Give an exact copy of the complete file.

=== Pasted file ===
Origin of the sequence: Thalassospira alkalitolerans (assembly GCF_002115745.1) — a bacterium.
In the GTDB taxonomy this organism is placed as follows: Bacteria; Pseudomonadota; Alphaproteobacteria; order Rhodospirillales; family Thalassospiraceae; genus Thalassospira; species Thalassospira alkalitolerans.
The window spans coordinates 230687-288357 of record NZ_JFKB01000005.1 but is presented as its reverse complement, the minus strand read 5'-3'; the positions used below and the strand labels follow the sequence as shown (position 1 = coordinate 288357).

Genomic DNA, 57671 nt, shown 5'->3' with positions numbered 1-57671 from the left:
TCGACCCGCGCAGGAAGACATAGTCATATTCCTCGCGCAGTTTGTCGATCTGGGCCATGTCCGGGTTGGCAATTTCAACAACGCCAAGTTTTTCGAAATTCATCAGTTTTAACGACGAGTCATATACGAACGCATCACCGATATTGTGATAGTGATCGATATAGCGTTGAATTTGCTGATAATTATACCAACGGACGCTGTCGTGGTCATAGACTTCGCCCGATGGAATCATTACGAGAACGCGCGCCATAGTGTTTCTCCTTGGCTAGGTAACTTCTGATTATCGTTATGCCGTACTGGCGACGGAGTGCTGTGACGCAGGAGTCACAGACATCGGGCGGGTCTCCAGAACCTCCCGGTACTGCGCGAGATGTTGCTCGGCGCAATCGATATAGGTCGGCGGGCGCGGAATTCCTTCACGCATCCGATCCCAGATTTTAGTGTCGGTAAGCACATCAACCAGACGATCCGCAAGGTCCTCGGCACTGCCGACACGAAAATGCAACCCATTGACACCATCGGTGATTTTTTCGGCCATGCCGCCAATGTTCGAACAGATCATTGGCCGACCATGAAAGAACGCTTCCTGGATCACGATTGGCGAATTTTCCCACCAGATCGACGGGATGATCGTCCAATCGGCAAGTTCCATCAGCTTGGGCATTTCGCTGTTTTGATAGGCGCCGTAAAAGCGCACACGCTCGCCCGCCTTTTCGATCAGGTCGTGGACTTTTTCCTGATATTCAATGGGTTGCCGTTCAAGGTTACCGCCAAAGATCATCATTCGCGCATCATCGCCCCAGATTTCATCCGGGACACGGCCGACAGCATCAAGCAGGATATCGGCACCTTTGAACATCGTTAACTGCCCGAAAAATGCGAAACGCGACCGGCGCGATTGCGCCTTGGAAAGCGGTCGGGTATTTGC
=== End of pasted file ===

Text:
Origin of the sequence: Thalassospira alkalitolerans (assembly GCF_002115745.1) — a bacterium.
In the GTDB taxonomy this organism is placed as follows: Bacteria; Pseudomonadota; Alphaproteobacteria; order Rhodospirillales; family Thalassospiraceae; genus Thalassospira; species Thalassospira alkalitolerans.
The window spans coordinates 230687-288357 of record NZ_JFKB01000005.1 but is presented as its reverse complement, the minus strand read 5'-3'; the positions used below and the strand labels follow the sequence as shown (position 1 = coordinate 288357).

Genomic DNA, 57671 nt, shown 5'->3' with positions numbered 1-57671 from the left:
TCGACCCGCGCAGGAAGACATAGTCATATTCCTCGCGCAGTTTGTCGATCTGGGCCATGTCCGGGTTGGCAATTTCAACAACGCCAAGTTTTTCGAAATTCATCAGTTTTAACGACGAGTCATATACGAACGCATCACCGATATTGTGATAGTGATCGATATAGCGTTGAATTTGCTGATAATTATACCAACGGACGCTGTCGTGGTCATAGACTTCGCCCGATGGAATCATTACGAGAACGCGCGCCATAGTGTTTCTCCTTGGCTAGGTAACTTCTGATTATCGTTATGCCGTACTGGCGACGGAGTGCTGTGACGCAGGAGTCACAGACATCGGGCGGGTCTCCAGAACCTCCCGGTACTGCGCGAGATGTTGCTCGGCGCAATCGATATAGGTCGGCGGGCGCGGAATTCCTTCACGCATCCGATCCCAGATTTTAGTGTCGGTAAGCACATCAACCAGACGATCCGCAAGGTCCTCGGCACTGCCGACACGAAAATGCAACCCATTGACACCATCGGTGATTTTTTCGGCCATGCCGCCAATGTTCGAACAGATCATTGGCCGACCATGAAAGAACGCTTCCTGGATCACGATTGGCGAATTTTCCCACCAGATCGACGGGATGATCGTCCAATCGGCAAGTTCCATCAGCTTGGGCATTTCGCTGTTTTGATAGGCGCCGTAAAAGCGCACACGCTCGCCCGCCTTTTCGATCAGGTCGTGGACTTTTTCCTGATATTCAATGGGTTGCCGTTCAAGGTTACCGCCAAAGATCATCATTCGCGCATCATCGCCCCAGATTTCATCCGGGACACGGCCGACAGCATCAAGCAGGATATCGGCACCTTTGAACATCGTTAACTGCCCGAAAAATGCGAAACGCGACCGGCGCGATTGCGCCTTGGAAAGCGGTCGGGTATTTGC